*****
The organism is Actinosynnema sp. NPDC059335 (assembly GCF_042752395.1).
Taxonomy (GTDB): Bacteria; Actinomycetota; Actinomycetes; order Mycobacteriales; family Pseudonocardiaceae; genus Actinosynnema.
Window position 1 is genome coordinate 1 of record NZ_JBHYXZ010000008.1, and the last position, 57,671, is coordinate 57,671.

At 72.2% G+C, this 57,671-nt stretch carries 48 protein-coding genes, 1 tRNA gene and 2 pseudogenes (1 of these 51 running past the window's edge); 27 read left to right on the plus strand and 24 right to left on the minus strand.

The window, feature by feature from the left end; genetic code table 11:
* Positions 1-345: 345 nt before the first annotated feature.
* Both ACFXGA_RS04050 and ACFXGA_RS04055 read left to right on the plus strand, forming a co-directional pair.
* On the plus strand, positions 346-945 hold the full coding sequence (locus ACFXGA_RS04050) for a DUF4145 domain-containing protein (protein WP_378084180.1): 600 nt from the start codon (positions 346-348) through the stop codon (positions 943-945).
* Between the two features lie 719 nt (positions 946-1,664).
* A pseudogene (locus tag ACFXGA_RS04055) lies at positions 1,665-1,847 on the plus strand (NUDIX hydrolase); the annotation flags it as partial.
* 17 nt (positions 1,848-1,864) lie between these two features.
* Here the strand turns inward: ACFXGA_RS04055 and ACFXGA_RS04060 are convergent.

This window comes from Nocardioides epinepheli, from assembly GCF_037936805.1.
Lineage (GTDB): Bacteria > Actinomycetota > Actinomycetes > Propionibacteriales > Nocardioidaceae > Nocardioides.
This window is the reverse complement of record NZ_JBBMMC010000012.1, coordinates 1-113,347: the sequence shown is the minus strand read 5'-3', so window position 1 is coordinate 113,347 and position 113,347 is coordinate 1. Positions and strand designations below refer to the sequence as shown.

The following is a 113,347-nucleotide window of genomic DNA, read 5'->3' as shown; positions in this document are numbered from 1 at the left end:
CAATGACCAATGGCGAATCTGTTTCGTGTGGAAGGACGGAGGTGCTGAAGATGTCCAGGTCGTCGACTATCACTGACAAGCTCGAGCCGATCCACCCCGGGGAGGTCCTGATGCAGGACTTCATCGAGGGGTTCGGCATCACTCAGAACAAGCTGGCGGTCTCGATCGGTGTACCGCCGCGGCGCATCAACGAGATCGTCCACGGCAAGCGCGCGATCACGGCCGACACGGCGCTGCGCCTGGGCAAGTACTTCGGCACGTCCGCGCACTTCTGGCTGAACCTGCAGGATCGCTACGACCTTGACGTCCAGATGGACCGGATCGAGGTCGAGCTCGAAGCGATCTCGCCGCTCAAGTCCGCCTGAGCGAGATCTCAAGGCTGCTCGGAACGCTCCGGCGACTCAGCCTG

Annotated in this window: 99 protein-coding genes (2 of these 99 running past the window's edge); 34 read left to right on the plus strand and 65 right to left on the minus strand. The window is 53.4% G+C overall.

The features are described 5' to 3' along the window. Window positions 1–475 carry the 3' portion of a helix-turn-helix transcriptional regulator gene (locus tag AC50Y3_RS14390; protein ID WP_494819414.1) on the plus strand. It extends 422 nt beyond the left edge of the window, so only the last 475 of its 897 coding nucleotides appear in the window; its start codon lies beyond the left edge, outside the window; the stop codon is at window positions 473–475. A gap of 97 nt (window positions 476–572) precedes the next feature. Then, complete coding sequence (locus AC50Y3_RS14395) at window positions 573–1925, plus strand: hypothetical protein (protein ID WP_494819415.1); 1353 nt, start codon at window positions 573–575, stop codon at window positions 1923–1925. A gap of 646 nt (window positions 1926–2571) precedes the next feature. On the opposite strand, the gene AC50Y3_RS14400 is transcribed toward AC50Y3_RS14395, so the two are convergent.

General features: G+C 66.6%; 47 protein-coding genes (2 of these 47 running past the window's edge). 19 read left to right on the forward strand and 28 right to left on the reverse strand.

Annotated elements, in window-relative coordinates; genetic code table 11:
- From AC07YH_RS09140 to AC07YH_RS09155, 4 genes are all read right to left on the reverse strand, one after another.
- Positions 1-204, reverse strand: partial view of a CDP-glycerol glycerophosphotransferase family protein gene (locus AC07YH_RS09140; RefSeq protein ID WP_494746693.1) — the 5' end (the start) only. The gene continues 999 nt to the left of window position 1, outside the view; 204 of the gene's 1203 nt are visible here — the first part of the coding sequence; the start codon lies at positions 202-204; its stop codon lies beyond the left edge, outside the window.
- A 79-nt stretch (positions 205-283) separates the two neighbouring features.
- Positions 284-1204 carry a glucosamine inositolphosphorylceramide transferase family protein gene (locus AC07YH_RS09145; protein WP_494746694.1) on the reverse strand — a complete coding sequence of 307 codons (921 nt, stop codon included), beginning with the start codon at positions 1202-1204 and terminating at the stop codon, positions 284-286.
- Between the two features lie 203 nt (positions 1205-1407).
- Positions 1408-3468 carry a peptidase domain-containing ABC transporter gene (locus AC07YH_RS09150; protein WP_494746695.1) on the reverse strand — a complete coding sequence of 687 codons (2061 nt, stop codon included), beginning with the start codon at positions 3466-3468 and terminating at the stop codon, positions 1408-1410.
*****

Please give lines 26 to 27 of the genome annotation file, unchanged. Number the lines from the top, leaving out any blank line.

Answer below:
- Between the two features lie 203 nt (positions 1205-1407).
- Positions 1408-3468 carry a peptidase domain-containing ABC transporter gene (locus AC07YH_RS09150; protein WP_494746695.1) on the reverse strand — a complete coding sequence of 687 codons (2061 nt, stop codon included), beginning with the start codon at positions 3466-3468 and terminating at the stop codon, positions 1408-1410.